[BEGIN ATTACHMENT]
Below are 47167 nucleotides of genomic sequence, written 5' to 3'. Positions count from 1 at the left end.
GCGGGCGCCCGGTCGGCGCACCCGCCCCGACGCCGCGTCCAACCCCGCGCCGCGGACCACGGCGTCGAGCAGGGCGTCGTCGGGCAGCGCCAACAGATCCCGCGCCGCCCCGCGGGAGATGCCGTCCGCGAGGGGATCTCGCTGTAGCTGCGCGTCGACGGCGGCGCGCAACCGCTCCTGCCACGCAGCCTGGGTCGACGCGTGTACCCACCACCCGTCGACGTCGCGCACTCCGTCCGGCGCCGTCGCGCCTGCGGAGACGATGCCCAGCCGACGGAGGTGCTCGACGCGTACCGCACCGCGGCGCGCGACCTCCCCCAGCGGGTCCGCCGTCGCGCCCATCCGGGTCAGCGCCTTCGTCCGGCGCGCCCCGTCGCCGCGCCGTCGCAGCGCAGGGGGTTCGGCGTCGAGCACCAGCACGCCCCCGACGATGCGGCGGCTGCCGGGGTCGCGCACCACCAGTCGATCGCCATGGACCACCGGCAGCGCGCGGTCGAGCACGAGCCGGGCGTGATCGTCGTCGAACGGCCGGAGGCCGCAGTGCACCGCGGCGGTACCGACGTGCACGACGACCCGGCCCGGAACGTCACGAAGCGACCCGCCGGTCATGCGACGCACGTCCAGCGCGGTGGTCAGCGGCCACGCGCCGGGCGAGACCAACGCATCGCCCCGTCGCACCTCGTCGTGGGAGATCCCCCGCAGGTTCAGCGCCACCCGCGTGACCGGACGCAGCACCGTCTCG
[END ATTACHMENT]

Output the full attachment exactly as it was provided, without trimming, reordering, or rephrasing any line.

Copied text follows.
Below are 47167 nucleotides of genomic sequence, written 5' to 3'. Positions count from 1 at the left end.
GCGGGCGCCCGGTCGGCGCACCCGCCCCGACGCCGCGTCCAACCCCGCGCCGCGGACCACGGCGTCGAGCAGGGCGTCGTCGGGCAGCGCCAACAGATCCCGCGCCGCCCCGCGGGAGATGCCGTCCGCGAGGGGATCTCGCTGTAGCTGCGCGTCGACGGCGGCGCGCAACCGCTCCTGCCACGCAGCCTGGGTCGACGCGTGTACCCACCACCCGTCGACGTCGCGCACTCCGTCCGGCGCCGTCGCGCCTGCGGAGACGATGCCCAGCCGACGGAGGTGCTCGACGCGTACCGCACCGCGGCGCGCGACCTCCCCCAGCGGGTCCGCCGTCGCGCCCATCCGGGTCAGCGCCTTCGTCCGGCGCGCCCCGTCGCCGCGCCGTCGCAGCGCAGGGGGTTCGGCGTCGAGCACCAGCACGCCCCCGACGATGCGGCGGCTGCCGGGGTCGCGCACCACCAGTCGATCGCCATGGACCACCGGCAGCGCGCGGTCGAGCACGAGCCGGGCGTGATCGTCGTCGAACGGCCGGAGGCCGCAGTGCACCGCGGCGGTACCGACGTGCACGACGACCCGGCCCGGAACGTCACGAAGCGACCCGCCGGTCATGCGACGCACGTCCAGCGCGGTGGTCAGCGGCCACGCGCCGGGCGAGACCAACGCATCGCCCCGTCGCACCTCGTCGTGGGAGATCCCCCGCAGGTTCAGCGCCACCCGCGTGACCGGACGCAGCACCGTCTCG